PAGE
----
C5 (10 µF polarized) is the relevant capacitor. It probably won’t like being reverse charged at every power-up, even if it is only through R28 (10 kΩ), and only for a short time.

    So you need to detect the Disk II as fast as possible. And you need to detect manual eject drives like the MP-F51W-03_800K_Unified_Schematic.tif before the eject motor starts spinning. (It should not hurt to apply voltage to the motor if that is only a short pulse that does not spin up the motor.)

  9. Merlin - August 14th, 2021 1:33 pm

    Crap, you’re right about the filter cap on the Disk II board.

    I didn’t expect the IC on the MP-F51W-03_800K to be trying to eject the disk. If it does run the eject motor, my test fails.

    Yes, I did expect the test to run the motor. I wasn’t expecting to run the motor for any length of time. I was expecting computer ( FPGA ) speeds in the measuring. However, I flat missed the filter cap on the Disk II. That throws the timing right out the window. If I can come up with a solution, I’ll let you know. Definitely a sticky one…

    An off the cuff thought – can you use the Disk II’s filter cap as a way of differentiating between it and the MP-F51W-03_800K drive? Still the same voltage test, but maybe without any switching in and out of resistors? The Disk II drive’s pin 9 will start at 0V, and start to ramp up. The MP-F51W-03_800K drive’s pin 9 will almost immediately rise to +12V (unless that IC does something stupid like running the eject motor on power up). Yes, that electrolytic cap will start to see a reverse voltage. How quickly and well can you measure that voltage with your chip (and maybe a bit of additional hardware)?

    Of course, as you mentioned, with a short power cycle, where C5 on the disk II drive doesn’t get completely discharged, we’re done.

    Sorry, Steve, I don’t see any way to make it completely foolproof. Fools are just too ingenious.

  10. Merlin - August 14th, 2021 2:25 pm

    Steve (and others, Thank You), this might still work, no resistors.

    Measure pin 9.
    If +5V leave alone.
    If +12V pin is eject.
    If -voltage, drive is a Disk II on a short power cycle, apply -12V.
    If voltage is 0V and stays there, leave alone pin not used.
    If voltage is 0V and starts to rise, drive is a Disk II, apply -12V.
    If your chip can catch the Disk II voltage starting to rise before the voltage gets above 1V to 1.5V you should be OK.
    ( Section Reverse Voltage)

    Now if the CX-23077A chip on the MP-F51W-03_800K drive runs the eject motor, the logic fails. It will probably detect the drive as no connection to pin 9.

    Everybody, does that work? Or did I miss another one?

  11. Steve - August 14th, 2021 4:02 pm

    While I’d originally hoped to avoid needing any manual configuration, I think I’m OK with it here, given the circumstances. Connecting a bare 3.5 inch drive just isn’t going to be very common, so most people would never have to configure anything. For those few that do, it seems reasonable to expect they can remove a jumper or use a different cable (perhaps after accidentally triggering eject or blowing a fuse and then belatedly reading the manual).

    But if auto-detection is important enough, the software-driven “gold-plated” solution I mentioned should work. Yellowstone already needs to detect what types of drives are present anyway, so it could use the detection result to enable -12V. This wouldn’t require anything but a transistor for pin 9 on each connector, with an extra FPGA pin to turn on the transistor, and some code/logic to control it. It would start with -12V off, and only enable it after determining (through disk I/O) that the drive is not a 3.5 inch drive.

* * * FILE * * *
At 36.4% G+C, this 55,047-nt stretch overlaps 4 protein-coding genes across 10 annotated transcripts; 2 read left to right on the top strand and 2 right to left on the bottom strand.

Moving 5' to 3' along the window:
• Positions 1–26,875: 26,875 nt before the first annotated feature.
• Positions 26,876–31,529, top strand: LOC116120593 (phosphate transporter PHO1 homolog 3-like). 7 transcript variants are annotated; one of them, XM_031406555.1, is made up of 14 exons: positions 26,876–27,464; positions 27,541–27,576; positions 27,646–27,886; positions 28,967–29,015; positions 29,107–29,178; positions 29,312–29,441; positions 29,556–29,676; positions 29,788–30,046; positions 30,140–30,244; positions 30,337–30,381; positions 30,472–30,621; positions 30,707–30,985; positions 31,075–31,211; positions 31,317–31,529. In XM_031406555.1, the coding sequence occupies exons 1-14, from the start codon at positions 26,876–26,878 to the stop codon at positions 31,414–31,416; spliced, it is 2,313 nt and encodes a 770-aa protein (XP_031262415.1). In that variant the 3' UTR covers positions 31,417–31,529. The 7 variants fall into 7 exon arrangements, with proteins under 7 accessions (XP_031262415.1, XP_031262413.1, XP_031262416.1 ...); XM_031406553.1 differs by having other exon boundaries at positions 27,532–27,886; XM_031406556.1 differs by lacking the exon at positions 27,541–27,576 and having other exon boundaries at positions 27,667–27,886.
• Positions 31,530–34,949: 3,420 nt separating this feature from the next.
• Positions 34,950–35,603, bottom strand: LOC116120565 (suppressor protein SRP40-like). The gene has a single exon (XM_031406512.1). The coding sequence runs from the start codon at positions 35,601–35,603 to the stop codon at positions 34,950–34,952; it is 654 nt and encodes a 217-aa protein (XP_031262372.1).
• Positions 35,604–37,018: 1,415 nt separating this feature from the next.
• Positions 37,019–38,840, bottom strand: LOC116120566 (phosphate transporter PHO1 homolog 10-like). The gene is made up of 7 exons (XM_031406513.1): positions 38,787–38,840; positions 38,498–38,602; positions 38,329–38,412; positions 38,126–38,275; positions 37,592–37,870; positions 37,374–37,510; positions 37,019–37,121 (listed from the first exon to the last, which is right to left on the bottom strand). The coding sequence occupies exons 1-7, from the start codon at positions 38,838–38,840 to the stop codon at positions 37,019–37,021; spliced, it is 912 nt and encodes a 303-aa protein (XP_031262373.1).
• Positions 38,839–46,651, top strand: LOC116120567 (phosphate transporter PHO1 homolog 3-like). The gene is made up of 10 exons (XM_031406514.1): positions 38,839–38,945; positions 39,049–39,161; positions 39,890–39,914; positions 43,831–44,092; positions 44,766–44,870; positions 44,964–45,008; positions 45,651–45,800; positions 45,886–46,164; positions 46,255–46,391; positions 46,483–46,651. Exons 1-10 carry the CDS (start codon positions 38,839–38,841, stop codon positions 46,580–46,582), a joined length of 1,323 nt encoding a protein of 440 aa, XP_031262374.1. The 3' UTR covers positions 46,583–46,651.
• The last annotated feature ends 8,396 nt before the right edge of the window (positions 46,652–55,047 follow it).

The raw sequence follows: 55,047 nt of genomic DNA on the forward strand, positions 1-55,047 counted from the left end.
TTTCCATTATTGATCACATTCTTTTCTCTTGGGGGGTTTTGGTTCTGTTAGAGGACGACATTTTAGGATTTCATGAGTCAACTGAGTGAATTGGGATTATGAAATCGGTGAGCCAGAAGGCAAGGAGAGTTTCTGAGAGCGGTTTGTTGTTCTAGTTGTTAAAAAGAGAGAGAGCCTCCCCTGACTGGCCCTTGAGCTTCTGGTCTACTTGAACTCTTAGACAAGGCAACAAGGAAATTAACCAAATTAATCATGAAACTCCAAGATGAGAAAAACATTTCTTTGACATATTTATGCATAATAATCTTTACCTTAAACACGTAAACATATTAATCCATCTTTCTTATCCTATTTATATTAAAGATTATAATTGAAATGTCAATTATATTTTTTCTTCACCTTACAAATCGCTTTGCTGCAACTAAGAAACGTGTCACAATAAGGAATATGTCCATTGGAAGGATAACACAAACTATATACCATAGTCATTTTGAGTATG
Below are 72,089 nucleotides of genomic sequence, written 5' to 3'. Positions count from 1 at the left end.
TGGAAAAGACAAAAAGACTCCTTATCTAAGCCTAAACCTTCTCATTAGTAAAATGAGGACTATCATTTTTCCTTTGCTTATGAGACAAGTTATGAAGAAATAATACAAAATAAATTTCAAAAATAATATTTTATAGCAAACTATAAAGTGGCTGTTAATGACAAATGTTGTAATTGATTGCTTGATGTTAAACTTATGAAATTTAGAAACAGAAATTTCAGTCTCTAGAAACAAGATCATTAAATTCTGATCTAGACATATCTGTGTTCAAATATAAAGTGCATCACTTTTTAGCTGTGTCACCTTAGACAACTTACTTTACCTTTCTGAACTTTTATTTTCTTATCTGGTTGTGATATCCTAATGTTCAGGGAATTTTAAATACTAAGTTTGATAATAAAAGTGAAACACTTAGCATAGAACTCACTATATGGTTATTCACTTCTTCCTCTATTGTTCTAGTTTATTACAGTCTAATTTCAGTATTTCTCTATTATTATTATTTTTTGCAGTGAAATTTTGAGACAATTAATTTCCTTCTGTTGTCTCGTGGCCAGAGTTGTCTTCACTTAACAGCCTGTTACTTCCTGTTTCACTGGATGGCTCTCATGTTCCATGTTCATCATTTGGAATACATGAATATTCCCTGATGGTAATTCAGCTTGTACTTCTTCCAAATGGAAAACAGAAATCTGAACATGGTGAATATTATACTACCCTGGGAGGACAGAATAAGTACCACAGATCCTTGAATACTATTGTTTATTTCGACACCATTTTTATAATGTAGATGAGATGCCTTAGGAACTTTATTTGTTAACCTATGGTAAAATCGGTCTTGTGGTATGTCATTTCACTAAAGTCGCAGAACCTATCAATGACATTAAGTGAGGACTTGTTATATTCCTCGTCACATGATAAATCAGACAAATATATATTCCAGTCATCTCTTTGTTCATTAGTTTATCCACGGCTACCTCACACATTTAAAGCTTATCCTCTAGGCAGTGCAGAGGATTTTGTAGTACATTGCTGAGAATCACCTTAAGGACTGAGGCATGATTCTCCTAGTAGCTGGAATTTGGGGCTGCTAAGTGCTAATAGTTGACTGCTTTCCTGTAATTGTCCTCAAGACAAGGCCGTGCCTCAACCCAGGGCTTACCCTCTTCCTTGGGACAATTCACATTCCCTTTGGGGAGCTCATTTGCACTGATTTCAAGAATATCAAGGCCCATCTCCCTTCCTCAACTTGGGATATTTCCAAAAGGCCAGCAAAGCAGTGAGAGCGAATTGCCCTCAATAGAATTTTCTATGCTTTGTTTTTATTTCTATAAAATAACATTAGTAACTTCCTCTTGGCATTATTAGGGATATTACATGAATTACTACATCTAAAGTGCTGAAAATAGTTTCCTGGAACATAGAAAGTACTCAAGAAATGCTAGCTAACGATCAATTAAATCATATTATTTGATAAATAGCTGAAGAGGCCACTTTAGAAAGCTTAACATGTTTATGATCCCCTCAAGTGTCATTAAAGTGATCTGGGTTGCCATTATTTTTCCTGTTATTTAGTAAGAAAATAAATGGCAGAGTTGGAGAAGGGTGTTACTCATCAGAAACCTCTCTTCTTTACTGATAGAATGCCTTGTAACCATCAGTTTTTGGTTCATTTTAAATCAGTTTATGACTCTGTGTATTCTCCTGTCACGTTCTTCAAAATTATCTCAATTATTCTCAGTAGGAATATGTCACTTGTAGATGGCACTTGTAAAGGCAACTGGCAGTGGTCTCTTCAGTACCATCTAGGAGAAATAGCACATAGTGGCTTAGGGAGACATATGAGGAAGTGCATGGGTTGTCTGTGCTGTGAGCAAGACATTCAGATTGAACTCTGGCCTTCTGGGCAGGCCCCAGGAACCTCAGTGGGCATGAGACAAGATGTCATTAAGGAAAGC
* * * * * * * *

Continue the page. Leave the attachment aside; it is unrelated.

The only real downside I see (other than more complexity and development time) is that it would be using 3.5 inch drive detection as a proxy for pin 9 usage, rather than directly examining pin 9. Maybe there’s a scenario where that would do the wrong thing.

  12. Tux2000 - August 15th, 2021 6:10 am


    The new detection steps look good as far as I can judge (never owned or used Apple-II hardware). But so far, we always assumed ideal or near-ideal hardware. Your detection for the Disk-II relies on a working C5, which is probably an electrolytic capacitor. Disk-II sales started in 1978, so those caps are now well over 40 years old. That does not automatically mean that C5 has lost its capacity, but it is more likely than 40 years ago.

  13. John Payson - August 17th, 2021 12:19 pm

    I wonder if it would make sense to add a small serial EEPROM for configuration. A CPLD could, on power-up, fetch a byte from the EEPROM and set voltage-control wires appropriately, even before the CPU starts up, and otherwise allow a boot loader stored in “ROM” to select appropriate start-up behavior, which might include reading 256 bytes from EEPROM into RAM and running it at address $Cs00. A 512×8 EEPROM would cost $0.10 in quantity 1,000 at Digi-Key, and could allow a nice means of handling system configuration.

  14. toru173 - August 19th, 2021 2:40 pm

    In order to drive down the BoM, have you considered 0ohms or solder bridges instead of configurable headers? As you say the majority of users will never need to use Yellowstone with anything but 5.25” drives. Those that do can simply remove to resister or open the bridge, knowing that this will allow compatibility with their niche use-case but may cause compatibility issues with other drives

  15. Steve - August 19th, 2021 4:33 pm

    Yes I’d initially thought to use a solder bridge, just to keep everything as simple as possible. But now I’m planning to use a DIP switch with a PTC resettable fuse, so it doesn’t require any tools or special cables to change the configuration or change it back. That’s about as user-friendly as I can make it while still having the pin 9 setting be manual. In some ways I think this is even better than automatic, since none of the automatic solutions seemed like they would be 100 percent reliable.